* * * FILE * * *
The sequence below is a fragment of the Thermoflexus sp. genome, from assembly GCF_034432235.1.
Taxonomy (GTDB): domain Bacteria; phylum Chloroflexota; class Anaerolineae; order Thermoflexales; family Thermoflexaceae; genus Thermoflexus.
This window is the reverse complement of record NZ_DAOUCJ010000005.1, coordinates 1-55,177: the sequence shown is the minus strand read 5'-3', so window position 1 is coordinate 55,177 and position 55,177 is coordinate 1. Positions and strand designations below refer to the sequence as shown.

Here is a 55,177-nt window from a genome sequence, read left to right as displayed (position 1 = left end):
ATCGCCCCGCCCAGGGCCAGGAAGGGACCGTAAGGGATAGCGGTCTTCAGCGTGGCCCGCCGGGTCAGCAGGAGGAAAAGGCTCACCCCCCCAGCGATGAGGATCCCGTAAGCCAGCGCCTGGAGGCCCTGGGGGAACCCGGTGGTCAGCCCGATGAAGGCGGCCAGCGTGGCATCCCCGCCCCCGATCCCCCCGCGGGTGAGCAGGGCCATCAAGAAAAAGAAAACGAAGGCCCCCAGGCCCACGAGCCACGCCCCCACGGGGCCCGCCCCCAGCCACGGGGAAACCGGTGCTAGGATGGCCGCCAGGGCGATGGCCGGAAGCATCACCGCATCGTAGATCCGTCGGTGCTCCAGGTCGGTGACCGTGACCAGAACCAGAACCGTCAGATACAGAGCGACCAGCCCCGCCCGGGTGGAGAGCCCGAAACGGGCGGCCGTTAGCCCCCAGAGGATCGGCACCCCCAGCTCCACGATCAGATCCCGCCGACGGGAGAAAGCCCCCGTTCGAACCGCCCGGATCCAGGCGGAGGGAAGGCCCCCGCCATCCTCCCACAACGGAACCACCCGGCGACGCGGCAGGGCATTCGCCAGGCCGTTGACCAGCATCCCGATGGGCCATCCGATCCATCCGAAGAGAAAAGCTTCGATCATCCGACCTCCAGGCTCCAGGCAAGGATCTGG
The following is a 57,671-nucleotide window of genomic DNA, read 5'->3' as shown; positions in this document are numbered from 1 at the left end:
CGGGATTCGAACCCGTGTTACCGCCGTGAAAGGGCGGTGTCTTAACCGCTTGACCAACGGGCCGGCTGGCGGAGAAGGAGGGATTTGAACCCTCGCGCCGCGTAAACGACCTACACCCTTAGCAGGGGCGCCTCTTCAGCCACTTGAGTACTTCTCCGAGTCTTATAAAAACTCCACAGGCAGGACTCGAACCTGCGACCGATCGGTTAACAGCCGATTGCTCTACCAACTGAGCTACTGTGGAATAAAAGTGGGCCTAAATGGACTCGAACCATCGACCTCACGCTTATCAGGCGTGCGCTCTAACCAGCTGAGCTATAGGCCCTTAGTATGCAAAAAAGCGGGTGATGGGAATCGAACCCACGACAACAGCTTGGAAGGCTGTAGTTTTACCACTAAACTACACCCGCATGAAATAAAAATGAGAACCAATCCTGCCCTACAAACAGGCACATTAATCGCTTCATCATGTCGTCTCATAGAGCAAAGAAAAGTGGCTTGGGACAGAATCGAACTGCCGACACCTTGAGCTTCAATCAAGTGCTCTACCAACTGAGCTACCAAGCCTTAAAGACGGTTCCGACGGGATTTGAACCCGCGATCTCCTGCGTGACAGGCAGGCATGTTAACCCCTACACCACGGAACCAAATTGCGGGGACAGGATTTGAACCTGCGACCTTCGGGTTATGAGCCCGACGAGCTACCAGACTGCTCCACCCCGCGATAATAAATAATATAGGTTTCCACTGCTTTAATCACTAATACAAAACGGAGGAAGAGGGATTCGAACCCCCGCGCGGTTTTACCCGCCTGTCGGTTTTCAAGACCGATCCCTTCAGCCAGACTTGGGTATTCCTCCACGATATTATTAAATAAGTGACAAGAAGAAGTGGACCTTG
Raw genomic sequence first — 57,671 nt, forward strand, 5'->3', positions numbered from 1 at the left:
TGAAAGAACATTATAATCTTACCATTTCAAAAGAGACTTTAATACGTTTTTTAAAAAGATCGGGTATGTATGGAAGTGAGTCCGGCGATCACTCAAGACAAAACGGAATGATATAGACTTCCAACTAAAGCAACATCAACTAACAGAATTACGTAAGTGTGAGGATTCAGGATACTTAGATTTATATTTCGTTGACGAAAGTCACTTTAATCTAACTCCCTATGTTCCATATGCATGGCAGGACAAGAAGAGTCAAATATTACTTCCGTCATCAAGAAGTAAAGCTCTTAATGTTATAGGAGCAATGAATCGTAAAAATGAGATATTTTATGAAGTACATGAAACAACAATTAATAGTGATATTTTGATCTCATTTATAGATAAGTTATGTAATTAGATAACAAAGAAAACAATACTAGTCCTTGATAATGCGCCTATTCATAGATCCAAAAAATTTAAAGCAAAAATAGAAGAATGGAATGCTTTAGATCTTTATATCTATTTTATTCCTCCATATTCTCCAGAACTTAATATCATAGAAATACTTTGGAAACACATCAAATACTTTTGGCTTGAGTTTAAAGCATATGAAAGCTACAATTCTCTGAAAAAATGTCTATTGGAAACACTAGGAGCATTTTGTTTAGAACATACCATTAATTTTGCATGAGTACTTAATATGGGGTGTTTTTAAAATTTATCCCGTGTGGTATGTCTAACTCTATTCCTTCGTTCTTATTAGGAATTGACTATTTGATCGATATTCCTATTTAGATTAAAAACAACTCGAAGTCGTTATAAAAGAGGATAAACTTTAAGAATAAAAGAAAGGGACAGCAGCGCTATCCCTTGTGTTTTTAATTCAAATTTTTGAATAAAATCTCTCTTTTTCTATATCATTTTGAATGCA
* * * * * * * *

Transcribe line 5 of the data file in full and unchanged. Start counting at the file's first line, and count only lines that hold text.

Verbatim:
ATCGCCCCGCCCAGGGCCAGGAAGGGACCGTAAGGGATAGCGGTCTTCAGCGTGGCCCGCCGGGTCAGCAGGAGGAAAAGGCTCACCCCCCCAGCGATGAGGATCCCGTAAGCCAGCGCCTGGAGGCCCTGGGGGAACCCGGTGGTCAGCCCGATGAAGGCGGCCAGCGTGGCATCCCCGCCCCCGATCCCCCCGCGGGTGAGCAGGGCCATCAAGAAAAAGAAAACGAAGGCCCCCAGGCCCACGAGCCACGCCCCCACGGGGCCCGCCCCCAGCCACGGGGAAACCGGTGCTAGGATGGCCGCCAGGGCGATGGCCGGAAGCATCACCGCATCGTAGATCCGTCGGTGCTCCAGGTCGGTGACCGTGACCAGAACCAGAACCGTCAGATACAGAGCGACCAGCCCCGCCCGGGTGGAGAGCCCGAAACGGGCGGCCGTTAGCCCCCAGAGGATCGGCACCCCCAGCTCCACGATCAGATCCCGCCGACGGGAGAAAGCCCCCGTTCGAACCGCCCGGATCCAGGCGGAGGGAAGGCCCCCGCCATCCTCCCACAACGGAACCACCCGGCGACGCGGCAGGGCATTCGCCAGGCCGTTGACCAGCATCCCGATGGGCCATCCGATCCATCCGAAGAGAAAAGCTTCGATCATCCGACCTCCAGGCTCCAGGCAAGGATCTGG